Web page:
Hillary confides in us about what life is like living month to month and the stress and lack of sleep she lives with when she is stressed.
This is an excellent interview to listen to if you are stressed about money or feel like you are struggling all alone with money troubles.
Hillary provides advice from the heart based on what she has learned from being squeezed by money and living through her battle with cancer. She also provides advice for other women who might be worried about being open with your spouse about the reality of the money situation.
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Interviewer: All right, so I’ve been traveling around the country talking to people about money issues, credit and debt, all that sort of thing and, you know, without revealing too much or whatever you want to reveal. As you know, I lived through difficult financial problems in my life, went bankrupt and all that, and have you had an opportunity to live through some stressful financial times yourself?
Interviewee: Well, yes. We were in debt before and we got ourselves out of debt and we’re not in debt now. We just don’t make enough money really. We know it’s not that we owe people anything. It’s just that we’re going paycheck to paycheck trying to pay our bills and our bills are not outlandish. But it’s hard to figure out how to make the money we need to make and live the way we want to live with our family, and I don’t mean material-wise, but spending time with our family and just doing what we want to do and paying for it. (Laughter)
Interviewer: What kind of stress does that create when you look at the end of the month and it’s – you know, everything’s coming together?
Interviewee: Well, it makes me not sleep, makes my husband cranky. You know, it seems like with Steve’s job he makes a big chunk of money and then, you know, you get that check in the morning and by the afternoon it’s all gone ’cause it’s all paid out, so you feel like, “All right, we’re gonna be fine and this time we’re gonna be able to put this away and we’re gonna be able to do this and that.” And then when it comes down to it, that doesn’t happen and it’s – it makes me in one way hyper-conscious of what we spend.
Like we went out to dinner last Sunday night. We went to the funeral home to see someone and then stopped to get dinner and the bill came. I was like, “Forty-eight dollars. Oh, my God. I shouldn’t have spend that money. We should have gone home.” But then other times, you know, I go to Target and I buy the things we need and the things are gone. I’m like, “Oh, it was only $60.00? That’s it?” So I don’t know. It makes me conscious of it at odd times.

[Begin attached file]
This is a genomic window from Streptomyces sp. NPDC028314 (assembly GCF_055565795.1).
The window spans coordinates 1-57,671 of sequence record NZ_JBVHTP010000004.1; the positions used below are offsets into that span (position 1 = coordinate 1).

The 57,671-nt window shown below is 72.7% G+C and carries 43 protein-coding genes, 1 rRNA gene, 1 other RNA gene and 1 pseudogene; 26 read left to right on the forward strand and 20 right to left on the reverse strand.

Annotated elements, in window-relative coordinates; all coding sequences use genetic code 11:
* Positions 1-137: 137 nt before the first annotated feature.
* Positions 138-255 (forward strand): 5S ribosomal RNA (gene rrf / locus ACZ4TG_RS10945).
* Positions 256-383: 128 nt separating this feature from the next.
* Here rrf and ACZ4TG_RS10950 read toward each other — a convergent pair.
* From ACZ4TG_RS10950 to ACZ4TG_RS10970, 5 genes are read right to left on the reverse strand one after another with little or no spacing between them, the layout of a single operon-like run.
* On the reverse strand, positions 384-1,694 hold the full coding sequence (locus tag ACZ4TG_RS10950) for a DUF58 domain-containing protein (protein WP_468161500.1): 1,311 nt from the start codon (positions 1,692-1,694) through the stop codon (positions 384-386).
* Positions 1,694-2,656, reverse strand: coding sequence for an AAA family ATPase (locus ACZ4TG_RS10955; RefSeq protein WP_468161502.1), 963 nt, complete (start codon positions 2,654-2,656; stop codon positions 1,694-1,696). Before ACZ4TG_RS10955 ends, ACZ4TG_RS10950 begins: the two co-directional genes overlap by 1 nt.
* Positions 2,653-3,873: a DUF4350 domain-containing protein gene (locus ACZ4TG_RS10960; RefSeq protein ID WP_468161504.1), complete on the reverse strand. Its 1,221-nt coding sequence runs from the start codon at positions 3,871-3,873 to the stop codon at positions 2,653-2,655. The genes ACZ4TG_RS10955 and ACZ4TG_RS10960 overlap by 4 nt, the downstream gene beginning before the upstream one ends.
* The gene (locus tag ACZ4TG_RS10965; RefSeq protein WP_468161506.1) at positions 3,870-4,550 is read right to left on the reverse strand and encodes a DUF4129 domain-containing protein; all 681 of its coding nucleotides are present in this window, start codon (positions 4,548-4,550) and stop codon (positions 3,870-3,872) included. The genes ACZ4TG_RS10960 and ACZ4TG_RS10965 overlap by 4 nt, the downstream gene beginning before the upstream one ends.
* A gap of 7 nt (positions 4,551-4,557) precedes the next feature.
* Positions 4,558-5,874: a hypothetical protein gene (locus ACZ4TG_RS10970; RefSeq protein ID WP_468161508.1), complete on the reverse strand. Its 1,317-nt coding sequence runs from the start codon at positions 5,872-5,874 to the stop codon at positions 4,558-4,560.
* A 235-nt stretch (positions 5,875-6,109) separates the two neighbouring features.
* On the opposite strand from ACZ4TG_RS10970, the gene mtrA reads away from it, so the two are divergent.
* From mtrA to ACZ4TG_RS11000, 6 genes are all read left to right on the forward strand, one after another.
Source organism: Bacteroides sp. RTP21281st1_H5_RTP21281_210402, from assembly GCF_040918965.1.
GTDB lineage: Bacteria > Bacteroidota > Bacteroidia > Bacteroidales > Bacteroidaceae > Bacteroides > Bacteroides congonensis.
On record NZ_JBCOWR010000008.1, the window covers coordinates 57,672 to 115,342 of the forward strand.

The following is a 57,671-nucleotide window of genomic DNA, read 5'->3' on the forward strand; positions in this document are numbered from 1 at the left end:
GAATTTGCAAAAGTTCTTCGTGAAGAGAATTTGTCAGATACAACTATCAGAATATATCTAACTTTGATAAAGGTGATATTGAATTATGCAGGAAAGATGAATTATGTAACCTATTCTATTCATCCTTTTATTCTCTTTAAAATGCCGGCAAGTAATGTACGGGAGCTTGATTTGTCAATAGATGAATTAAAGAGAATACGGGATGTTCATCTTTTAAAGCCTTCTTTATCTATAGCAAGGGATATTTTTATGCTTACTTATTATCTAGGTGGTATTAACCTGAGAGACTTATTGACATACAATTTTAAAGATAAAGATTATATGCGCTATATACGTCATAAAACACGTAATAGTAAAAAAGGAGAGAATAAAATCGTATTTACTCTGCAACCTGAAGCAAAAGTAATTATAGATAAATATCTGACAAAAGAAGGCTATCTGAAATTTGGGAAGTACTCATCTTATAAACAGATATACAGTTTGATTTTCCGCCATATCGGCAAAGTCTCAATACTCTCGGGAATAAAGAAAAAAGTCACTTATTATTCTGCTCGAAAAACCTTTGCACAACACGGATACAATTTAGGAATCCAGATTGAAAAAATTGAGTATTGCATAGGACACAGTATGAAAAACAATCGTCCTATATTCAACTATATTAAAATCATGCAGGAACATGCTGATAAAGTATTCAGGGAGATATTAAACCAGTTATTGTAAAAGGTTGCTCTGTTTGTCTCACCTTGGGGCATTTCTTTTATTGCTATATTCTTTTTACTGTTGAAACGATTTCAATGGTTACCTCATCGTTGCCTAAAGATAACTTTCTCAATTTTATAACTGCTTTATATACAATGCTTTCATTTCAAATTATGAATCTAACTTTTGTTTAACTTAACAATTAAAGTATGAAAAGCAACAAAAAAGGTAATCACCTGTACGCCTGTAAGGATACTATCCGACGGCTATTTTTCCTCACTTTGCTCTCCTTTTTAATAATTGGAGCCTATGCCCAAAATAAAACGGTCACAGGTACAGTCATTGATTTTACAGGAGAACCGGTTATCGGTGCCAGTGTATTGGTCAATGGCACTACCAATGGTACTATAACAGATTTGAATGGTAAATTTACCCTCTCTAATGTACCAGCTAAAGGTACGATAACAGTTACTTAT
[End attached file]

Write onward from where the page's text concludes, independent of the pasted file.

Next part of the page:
Interviewer: When people run into trouble, oftentimes they think that the first thing they need to do is cut out anything in their life that might be fun.
Interviewer: Is there a balance there? I mean do you have to leave room for fun even though you might be –?
Interviewee: Well, absolutely. You have to figure out how to do it in a way that doesn’t cost as much or – I don’t know – sometimes I feel like you do have to go and blow it and do something that you really shouldn’t do just ’cause it’ll make you feel better. (Laughter) But I don’t recommend it, but yeah, you do have to find the different ways to do things. One of the things that we really, really like and the things that I like to do is go to the gym, and I’ve started thinking about my gym membership. I’m gonna have to cut that out.
But then I had a brainstorm today. I was like, “You know, I could join the community center and use their gym and weight room. Instead of paying $90.00 a month to the gym, it’s gonna be $200.00 or $300.00 a year to do it for both of us.” So I think you can figure out the things you want to do but do it a different way.
Interviewer: Some people have a negative stereotype or negative feelings about others that are living through financial problems. They think they’re losers or rejects or people that go bankrupt are careless or whatever.
Interviewer: What do you have to say to people who are feeling like that? They’re suffering in silence. They feel alone. They’re having financial troubles and they feel like they’re the only one.